The Great Bantam Fuel Pump Mystery

It looks like a pile of junk! Broken bits, corrosion, missing essentials, and wrongly described on ebay; this is an easy engine to look past if you don’t know exactly what you’re looking for. This isn’t a 1934-1935 Austin engine, it’s actually a 1940 American Bantam three main bearing engine; the famous Hillmaster. However, it is a Hillmaster that had a very hard life.

While it appears that nearly every component modified or compromised in some way, but that doesn’t detract from the fact that it is a three main bearing engine of which approximately only 1000 were made. If enough people are interested, I can post some comments on the condition of the lot itself so you can have a better idea of what you’re bidding on. However, that isn’t the reason I’m posting this engine. I’m posting it primarily for two reasons.

Firstly, the number 65589 does not appear in the production log. Every other number from 65580-65590 are listed, but this number appears to be entirely absent. Perhaps it was a replacement engine, an industrial engine, mismarked on the log, or even for an export car. There are numerous possibilities.

The second reason this engine is interesting is not only because it has the fuel pump mount opened up, drilled, and tapped but because there is a fuel pump included in the lot. As you probably know, Bantams used a gravity fed fuel system which obviated the need for a fuel pump. However, beginning in 1938 all Bantam crank cases had a provision which was designed to allow a fuel pump to be run and all cam shafts supposedly have a lobe to actuate the pump arm. There have been mentions of fuel pumps in club news letters but never which part was actually used. In recent years, there has been little to no discussion on this matter so the knowledge as to what pump could have been installed has essentially vanished.

Does this information really matter? Probably not. However, if you’re like me and have a couple of engines sitting with gaping holes where fuel pumps can be mounted, you may be interested. If you are building a car which is day one authentic, this probably isn’t too helpful but should still be pretty interesting.

I have a hunch as to what the fuel pump may be and will update you if the hunch is correct.

Click here to see the American Bantam 3 main bearing engine

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The paradox of choice.

Listed as a 1940 Roadster, a seller in Kansas City, MO has offered up a lovely two toned vehicle which I know I will be watching.  Before I get a bit too verbose, here is the car:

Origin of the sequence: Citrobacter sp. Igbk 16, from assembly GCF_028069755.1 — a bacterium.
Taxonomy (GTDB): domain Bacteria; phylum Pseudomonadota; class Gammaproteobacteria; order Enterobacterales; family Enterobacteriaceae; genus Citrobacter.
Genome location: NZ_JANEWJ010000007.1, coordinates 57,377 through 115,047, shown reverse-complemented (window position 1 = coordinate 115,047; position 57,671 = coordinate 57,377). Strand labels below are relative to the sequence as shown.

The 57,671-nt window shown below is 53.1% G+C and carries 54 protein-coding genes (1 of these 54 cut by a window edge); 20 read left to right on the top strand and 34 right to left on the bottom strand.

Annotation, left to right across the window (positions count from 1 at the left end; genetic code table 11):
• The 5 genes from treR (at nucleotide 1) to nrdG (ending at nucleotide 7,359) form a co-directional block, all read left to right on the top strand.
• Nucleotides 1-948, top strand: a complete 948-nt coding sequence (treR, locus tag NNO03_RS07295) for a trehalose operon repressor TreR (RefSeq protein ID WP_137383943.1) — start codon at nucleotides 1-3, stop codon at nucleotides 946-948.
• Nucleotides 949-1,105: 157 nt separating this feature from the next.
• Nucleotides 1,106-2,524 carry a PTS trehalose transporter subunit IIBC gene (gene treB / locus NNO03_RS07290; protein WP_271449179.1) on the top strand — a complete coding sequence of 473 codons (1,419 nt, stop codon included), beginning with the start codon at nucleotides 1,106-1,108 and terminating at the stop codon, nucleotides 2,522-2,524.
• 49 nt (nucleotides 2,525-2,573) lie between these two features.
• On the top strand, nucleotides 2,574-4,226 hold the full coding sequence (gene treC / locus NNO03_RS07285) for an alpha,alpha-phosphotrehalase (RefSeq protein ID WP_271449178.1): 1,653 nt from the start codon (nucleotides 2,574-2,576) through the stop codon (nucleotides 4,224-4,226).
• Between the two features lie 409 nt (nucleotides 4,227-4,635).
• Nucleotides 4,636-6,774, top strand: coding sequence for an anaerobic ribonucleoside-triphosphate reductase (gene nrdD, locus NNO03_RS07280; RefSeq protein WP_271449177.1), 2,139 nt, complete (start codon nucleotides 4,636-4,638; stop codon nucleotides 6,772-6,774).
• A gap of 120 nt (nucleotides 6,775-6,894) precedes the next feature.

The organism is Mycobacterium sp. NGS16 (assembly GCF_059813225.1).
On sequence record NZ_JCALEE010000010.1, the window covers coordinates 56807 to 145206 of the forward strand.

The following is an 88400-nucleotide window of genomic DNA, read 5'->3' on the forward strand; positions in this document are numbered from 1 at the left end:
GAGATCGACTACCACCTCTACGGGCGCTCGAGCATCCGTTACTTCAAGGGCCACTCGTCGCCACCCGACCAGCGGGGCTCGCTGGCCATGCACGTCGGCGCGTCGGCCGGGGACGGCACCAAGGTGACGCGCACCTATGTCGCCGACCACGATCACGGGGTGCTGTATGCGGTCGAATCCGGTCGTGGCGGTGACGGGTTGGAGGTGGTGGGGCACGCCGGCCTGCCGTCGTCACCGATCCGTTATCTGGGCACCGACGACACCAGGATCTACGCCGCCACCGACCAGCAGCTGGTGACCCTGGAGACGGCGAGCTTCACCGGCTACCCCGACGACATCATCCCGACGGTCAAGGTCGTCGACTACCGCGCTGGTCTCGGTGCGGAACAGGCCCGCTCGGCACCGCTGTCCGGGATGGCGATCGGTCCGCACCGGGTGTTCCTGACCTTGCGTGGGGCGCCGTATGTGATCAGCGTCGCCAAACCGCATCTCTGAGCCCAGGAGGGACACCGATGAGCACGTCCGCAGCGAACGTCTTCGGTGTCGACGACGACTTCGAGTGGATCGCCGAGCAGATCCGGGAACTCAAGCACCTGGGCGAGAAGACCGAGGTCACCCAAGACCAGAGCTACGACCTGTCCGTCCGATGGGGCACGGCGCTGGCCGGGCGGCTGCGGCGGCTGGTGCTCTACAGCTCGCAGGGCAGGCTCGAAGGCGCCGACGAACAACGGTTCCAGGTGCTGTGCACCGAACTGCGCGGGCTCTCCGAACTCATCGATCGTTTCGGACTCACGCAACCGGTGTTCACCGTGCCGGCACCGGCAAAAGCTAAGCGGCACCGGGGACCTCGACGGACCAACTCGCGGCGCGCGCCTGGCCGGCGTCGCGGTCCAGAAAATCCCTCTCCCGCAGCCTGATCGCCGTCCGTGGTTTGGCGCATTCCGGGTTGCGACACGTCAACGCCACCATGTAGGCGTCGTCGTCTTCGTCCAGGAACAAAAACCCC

American bantam roadster KCMO 4

Click here to see listing for the: American Bantam Roadster

There is something about this car that I like.  It’s certainly not very authentic, but I like it.  It has the worn in look of a favorite pair of shoes.  You could slip right into it and hopefully putter off with minimal effort.   Beside the fact that the car is too small to probably get door dinged in a parking lot, you still wouldn’t worry about them too much in this car, even if you had to.

As I mentioned, the seller has listed it as a 1940, but that likely is not accurate.  Then again, does accuracy really change the way the wind feels in your face or the feeling of your mouth tightening into a smile?

Some things to note:

  • Buyer states the vin number is 60134, which would indicate a 60 series 1938 American Bantam and the car has numerous details from an early car
  • Two main bearing engine which appears to have the early 1938 aluminum head with separate water outlet

 

If you are looking for something a bit more authentic, there is always this car:

1938 American Bantam Roadster st louis 7

Click here to see this: 1938 American Bantam Roadster

Or if you’re looking to bring an original car back from the brink, this may be just the thing for you:

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Click here to see the 1939 American Bantam Roadster

The last of the three cars above is my own project.  However I would probably want to get into something like the top car to start with rather than a complete project.  The best way to do it is to buy the driver and restore the project as you see fit.